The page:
DETROIT — As we approach the 50th anniversary of the summer of 1967, Detroit finds itself in a reflective mood. In late July of that year, the city was embroiled in a dramatic conflict, known alternately as the Rebellion or the Riots, depending on one’s vantage point on the crisis. Ostensibly, a police raid on an unauthorized drinking establishment touched off a citywide violent uprising, which culminated in the dispatching of federal troops by President Lyndon B. Johnson. In reality, this was not a singular event, but a tipping point on decades of institutionalized discrimination, including eminent domain land grabs by the city to make way for highways through some of Detroit’s strongest black communities; white flight leading to the devaluation and dissolution of neighborhoods; and predatory economics that made the cost of living increasingly unviable for city residents.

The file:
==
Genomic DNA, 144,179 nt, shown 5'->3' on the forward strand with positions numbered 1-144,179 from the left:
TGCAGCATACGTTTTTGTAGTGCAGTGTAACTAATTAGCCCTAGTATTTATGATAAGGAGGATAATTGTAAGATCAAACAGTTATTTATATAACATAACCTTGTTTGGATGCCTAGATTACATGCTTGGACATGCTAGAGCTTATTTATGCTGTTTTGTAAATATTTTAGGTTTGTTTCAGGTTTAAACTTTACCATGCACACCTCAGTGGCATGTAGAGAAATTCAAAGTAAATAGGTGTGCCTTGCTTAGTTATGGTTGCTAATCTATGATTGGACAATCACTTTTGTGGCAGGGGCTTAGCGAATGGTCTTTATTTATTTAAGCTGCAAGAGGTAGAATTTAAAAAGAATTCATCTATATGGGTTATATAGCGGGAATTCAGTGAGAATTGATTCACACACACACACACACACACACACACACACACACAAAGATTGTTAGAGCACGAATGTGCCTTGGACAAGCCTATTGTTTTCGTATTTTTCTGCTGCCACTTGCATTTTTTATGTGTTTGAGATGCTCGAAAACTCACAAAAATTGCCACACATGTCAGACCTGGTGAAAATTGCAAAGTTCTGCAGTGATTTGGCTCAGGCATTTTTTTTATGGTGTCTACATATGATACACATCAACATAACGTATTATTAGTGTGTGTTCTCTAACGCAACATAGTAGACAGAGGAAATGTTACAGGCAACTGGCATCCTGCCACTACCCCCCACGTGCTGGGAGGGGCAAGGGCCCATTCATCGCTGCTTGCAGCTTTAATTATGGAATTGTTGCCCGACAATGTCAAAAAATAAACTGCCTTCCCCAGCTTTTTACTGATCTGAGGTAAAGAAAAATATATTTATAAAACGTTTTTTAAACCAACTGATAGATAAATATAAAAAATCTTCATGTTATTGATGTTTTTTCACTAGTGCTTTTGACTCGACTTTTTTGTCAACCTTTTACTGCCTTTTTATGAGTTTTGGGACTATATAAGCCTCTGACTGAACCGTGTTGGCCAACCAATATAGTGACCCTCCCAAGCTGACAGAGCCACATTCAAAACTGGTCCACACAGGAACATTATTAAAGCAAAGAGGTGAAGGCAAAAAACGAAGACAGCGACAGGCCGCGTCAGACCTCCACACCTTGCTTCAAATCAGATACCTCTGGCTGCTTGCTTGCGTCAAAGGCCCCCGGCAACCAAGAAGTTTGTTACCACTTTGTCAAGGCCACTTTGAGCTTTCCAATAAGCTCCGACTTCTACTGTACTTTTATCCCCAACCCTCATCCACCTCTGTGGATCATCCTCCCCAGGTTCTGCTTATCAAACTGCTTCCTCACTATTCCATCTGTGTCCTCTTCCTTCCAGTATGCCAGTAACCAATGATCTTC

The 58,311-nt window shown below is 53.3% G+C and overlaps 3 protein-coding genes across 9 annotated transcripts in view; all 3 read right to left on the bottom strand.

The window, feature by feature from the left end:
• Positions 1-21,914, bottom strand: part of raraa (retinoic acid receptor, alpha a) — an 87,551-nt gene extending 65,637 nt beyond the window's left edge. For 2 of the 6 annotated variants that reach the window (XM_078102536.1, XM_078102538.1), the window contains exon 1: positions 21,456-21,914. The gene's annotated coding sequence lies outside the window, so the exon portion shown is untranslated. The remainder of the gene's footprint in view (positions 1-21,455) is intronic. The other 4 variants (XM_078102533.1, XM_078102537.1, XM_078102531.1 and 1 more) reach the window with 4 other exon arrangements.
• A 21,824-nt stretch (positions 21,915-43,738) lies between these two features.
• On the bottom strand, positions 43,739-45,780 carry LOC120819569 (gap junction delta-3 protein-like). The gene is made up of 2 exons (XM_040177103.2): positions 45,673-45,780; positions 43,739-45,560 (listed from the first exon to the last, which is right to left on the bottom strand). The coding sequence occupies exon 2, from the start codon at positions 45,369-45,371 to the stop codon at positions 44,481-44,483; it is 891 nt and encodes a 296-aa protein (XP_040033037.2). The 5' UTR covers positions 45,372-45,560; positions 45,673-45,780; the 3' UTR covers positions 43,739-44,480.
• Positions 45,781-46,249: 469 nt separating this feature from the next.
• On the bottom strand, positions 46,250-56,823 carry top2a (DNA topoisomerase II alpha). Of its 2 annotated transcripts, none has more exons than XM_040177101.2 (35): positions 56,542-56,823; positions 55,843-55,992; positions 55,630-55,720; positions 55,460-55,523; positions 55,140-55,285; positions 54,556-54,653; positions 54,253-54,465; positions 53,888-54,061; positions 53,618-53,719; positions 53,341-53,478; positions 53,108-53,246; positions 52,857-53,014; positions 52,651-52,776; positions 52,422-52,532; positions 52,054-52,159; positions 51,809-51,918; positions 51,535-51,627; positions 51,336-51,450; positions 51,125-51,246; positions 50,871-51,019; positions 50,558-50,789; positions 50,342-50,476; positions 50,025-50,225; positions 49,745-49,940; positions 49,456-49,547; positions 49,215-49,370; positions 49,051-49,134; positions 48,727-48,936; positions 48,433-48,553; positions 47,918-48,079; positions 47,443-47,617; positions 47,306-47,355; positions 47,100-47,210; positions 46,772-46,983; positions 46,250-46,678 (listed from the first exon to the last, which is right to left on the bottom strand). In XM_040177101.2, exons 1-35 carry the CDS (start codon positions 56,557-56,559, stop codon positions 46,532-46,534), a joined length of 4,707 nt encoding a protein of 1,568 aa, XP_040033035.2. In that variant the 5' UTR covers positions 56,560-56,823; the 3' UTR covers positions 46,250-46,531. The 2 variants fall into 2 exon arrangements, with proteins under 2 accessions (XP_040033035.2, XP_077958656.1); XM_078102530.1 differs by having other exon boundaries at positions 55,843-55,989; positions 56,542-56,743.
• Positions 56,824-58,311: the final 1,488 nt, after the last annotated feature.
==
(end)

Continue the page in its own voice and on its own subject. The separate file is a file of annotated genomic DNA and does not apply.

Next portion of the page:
But the summer of ’67 was not all high drama, and a film series at the Detroit Film Theatre at the Detroit Institute of Arts (DIA) offers some perspective on this matter. 1967 Detroit Home Movies is a year-long project that seeks to present home movies from around 1967, depicting everyday life in Detroit, and cannily builds a crowd-sourced archive of quotidian moments that paint a fascinating and nostalgic portrait of the city.
The project, which began through an open call, has so far collected more than 600 reels of 8mm home movies, ranging in time from the late 1940s through the early 1970s. Films are presented during scheduled screenings at the Detroit Film Theatre, unedited and as they are received — submissions were transferred to digital format and donors were returned their original material. The project screens the films in the series without any additional soundtracking (as Super 8 film lacks audio), but invites donors or existing family members to attend the screenings and provide color commentary to the films, if they wish.